Vol. 6, No. 8
Since You Asked
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Names may be included at the discretion of the Editor unless querists request their names be withheld. Please check our Archive for the answer to your question before submitting it; there are over 1,000 articles in the Archive addressing numerous biblical topics. Submit a Question to GGO.
Question: Do the elders of a congregation have the right to "legislate" where God has not legislated? Do they have the right to expect compliance in matters of opinion? And is one guilty of sin if he chooses not to heed the elders' advice in matters of judgment?
Answer: The Lord has given elders the responsibility of overseeing his church (Acts 20:28). That involves protecting, feeding, leading and serving as good stewards of that with which God has entrusted them, knowing that some day they must give account for the souls in their care (Hebrews 13:17). Consequently, God has charged the church with the responsibility to love, honor, submit and obey those who watch out for their souls (Hebrews 13:17; 1 Timothy 5:17; 1 Thessalonians 5:13).
But the question is raised, "Do I have to obey the elders in matters of judgment, matters of opinion, in matters of expediency?" My reply would be, if not in these areas, then where and when would you be required to obey and submit to them?
In matters of doctrine, God has already legislated. Elders have no right to add to or take away from the doctrine of Christ already revealed. We don't obey the elders in matters of doctrine, we obey the Lord. The only other realm in which we can obey the elders is in matters of opinion or expediency.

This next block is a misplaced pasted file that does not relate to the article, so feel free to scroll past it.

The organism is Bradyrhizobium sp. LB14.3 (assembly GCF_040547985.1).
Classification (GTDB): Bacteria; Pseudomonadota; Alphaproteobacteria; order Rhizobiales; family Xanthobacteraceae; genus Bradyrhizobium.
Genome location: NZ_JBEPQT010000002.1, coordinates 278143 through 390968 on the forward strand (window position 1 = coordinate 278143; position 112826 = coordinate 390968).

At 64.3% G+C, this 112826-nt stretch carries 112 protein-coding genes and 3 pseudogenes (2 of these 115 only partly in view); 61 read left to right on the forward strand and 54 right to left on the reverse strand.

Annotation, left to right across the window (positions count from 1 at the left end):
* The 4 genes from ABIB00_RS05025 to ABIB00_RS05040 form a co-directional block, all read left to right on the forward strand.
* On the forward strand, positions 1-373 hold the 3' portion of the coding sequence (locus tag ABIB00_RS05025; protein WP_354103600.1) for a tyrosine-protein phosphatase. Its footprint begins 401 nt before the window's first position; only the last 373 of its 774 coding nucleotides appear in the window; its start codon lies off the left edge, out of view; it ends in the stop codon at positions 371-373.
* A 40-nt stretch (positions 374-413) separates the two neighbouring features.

But someone objects, "If we must obey the elders in matters of opinion, then in order to go to heaven, some must meet stricter requirements than others, and that wouldn't be fair. For example, on one side of town, you have eldership 'A' who only sees fit to have one worship service on Sunday, while on the other side of town, eldership 'B,' in their judgment, has two services on Sunday, an AM and a PM service. Therefore, if elders must be obeyed in matters of opinion, then the members of congregation 'B' would have to do more to go heaven than the members of congregation 'A.'"
Given just a little thought, I believe the above argument fails to prove what it is attempting to prove (i.e., elders have no right to expect compliance in matters of opinion).
Consider the following parallel. Within the arrangement of the home, God has given parents the responsibility of raising their children in the nurture and admonition of the Lord (Ephesians 6:4). The Bible also places requirements on children in the home to obey their parents (Ephesians 6:1). In other words, the parents have been given the responsibility of leading and the children have been given the responsibility of obeying.
But now, consider the following scenario. On one side of town, you have parents "A" who require their teenage son to be home by 11:30 p.m. on the weekends, and on the other side of town, you have parents "B" who require their teenage son to be home by 10:00 p.m. on the weekends.
By answering the following questions and making application to the eldership, we will find the answer to the question discussed in this article.
Do parents have the right to make such rules when it comes to matters of judgment?
Does one set of parents have the right to be "more strict" than another set of parents?
Do children have the right to disobey their parents in such matters of judgment?
In order to be pleasing to God, must some children in "stricter" homes be subject to greater demands than other children in "less strict" homes?
Brethren, God has given the elders the right to lead. The demands of leadership require them to make many judgment calls. It is our responsibility, as the flock of God, to submit to the leadership and oversight of our shepherds. Submission isn't always easy -- just ask your children, but it is what the Lord requires.